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Am J Gastroenterol. 1993 Feb;88(2):187-92.

Chest pain associated with nutcracker esophagus: a preliminary study of the role of gastroesophageal reflux.

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  • 1Department of Medicine, University of Florida Health Science Center, Jacksonville.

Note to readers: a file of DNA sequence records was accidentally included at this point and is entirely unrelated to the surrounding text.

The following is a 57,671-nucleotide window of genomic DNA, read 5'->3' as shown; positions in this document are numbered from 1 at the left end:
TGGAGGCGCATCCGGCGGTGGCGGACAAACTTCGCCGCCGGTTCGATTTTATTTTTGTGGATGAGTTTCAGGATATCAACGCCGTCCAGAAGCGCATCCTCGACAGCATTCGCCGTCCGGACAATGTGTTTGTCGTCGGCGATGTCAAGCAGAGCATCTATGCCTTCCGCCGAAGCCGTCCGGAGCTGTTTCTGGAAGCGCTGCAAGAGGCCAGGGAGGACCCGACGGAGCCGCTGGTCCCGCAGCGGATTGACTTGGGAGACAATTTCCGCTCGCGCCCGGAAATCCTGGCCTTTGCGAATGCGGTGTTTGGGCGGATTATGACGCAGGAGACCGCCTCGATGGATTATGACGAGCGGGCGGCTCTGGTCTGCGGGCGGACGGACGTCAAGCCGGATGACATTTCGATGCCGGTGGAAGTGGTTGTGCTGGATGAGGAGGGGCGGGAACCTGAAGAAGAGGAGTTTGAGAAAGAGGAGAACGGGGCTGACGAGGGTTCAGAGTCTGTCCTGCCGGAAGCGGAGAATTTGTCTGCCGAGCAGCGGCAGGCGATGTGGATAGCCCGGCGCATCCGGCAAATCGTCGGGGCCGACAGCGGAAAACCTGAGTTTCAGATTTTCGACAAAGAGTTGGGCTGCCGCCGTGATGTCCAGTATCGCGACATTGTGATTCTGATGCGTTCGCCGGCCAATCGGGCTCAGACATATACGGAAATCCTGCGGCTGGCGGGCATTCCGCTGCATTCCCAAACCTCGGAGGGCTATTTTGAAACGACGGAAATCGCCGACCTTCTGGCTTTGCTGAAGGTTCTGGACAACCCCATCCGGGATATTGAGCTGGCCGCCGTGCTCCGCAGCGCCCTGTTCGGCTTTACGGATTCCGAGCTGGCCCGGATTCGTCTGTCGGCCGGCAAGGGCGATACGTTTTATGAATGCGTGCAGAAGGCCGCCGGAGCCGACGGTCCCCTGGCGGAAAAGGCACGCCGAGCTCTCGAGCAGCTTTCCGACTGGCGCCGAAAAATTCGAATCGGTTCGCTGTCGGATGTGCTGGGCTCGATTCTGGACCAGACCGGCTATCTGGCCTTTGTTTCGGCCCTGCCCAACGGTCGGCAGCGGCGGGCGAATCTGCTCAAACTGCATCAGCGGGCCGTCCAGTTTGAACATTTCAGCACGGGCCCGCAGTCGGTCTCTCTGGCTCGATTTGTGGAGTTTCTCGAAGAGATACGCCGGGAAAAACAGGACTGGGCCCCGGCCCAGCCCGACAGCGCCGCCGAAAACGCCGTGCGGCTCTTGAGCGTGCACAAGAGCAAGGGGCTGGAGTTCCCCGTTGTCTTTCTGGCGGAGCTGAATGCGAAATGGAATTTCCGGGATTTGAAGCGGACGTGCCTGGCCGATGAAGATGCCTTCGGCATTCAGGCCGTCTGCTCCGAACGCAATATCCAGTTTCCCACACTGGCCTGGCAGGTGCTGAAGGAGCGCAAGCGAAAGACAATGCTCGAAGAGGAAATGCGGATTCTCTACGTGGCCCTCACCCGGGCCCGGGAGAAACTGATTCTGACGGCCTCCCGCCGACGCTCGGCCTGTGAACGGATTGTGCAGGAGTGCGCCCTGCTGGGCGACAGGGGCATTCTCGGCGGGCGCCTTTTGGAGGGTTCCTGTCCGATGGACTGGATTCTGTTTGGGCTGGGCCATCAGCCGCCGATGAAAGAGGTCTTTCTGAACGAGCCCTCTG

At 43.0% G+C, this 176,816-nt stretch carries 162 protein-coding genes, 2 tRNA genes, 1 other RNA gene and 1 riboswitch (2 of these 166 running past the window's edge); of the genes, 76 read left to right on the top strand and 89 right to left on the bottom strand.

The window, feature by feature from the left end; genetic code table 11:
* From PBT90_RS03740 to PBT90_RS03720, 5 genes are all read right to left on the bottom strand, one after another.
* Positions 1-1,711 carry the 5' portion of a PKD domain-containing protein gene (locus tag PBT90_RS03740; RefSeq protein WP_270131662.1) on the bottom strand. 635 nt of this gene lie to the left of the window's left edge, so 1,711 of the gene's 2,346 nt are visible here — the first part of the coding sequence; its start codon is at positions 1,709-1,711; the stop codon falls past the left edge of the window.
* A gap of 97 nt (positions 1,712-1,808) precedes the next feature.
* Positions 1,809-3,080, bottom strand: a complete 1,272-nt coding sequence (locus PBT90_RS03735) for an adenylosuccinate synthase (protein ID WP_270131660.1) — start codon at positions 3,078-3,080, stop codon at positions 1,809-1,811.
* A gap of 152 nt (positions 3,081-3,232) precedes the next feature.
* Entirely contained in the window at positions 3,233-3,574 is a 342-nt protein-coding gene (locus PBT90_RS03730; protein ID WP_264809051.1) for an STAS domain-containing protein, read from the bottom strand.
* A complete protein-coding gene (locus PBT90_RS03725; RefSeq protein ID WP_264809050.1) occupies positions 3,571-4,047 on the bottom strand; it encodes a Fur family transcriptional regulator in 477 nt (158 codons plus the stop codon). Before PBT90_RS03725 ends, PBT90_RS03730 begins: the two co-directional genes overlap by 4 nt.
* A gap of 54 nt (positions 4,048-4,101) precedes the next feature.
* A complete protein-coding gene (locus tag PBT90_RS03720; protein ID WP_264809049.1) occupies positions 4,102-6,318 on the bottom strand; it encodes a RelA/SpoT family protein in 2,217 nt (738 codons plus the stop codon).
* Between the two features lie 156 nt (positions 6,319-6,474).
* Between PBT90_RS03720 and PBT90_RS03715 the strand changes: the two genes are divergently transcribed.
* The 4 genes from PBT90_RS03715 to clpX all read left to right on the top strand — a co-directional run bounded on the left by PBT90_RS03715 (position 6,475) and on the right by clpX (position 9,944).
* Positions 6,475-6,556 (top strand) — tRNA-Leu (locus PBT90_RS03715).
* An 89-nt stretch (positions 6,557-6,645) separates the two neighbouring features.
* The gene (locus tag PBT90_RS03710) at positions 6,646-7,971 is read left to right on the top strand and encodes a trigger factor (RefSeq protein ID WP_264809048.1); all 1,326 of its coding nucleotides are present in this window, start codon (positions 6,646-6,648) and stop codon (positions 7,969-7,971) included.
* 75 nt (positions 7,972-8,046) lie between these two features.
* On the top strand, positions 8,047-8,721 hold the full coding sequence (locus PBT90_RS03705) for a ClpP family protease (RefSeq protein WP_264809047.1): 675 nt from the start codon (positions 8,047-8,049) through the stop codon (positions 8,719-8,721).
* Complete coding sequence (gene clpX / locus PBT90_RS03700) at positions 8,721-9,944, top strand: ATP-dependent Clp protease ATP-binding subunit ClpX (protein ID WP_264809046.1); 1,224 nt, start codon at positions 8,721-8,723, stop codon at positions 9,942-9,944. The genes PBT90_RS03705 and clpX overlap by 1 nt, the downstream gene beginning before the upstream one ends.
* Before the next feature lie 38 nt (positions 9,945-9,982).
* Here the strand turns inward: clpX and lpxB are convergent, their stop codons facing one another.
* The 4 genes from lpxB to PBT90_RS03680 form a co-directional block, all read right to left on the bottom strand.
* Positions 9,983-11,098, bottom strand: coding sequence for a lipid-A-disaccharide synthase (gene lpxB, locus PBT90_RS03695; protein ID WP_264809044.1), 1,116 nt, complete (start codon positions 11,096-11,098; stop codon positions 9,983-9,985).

A review of our 402 motility records of patients undergoing evaluation of noncardiac chest pain identified 40 patients with the diagnosis of nutcracker esophagus. Gastroesophageal reflux was found in 13 of 20 patients (65%) who underwent pH studies, and endoscopy detected one patient with erosive esophagitis. Thus, at least 14 (35%) of our nutcracker esophagus patients had evidence of reflux. Twelve of these subjects agreed to enter an open-label therapeutic trial. After 8 wk of intensive antireflux treatment with high doses of ranitidine or omeprazole, repeat 24-h pH studies and endoscopy demonstrated normalization of pH parameters and healing of esophagitis in all patients. Ten (83%) patients obtained significant symptomatic improvement in frequency of pain episodes, number of days with pain, and pain severity. However, repeat manometry showed normalization of motor findings in only two (18%) patients. These observations warrant further placebo-controlled trials. Until more information is available, the results of this study suggest that gastroesophageal reflux should be excluded in patients with noncardiac chest pain and nutcracker esophagus before initiation of smooth muscle relaxant therapy.

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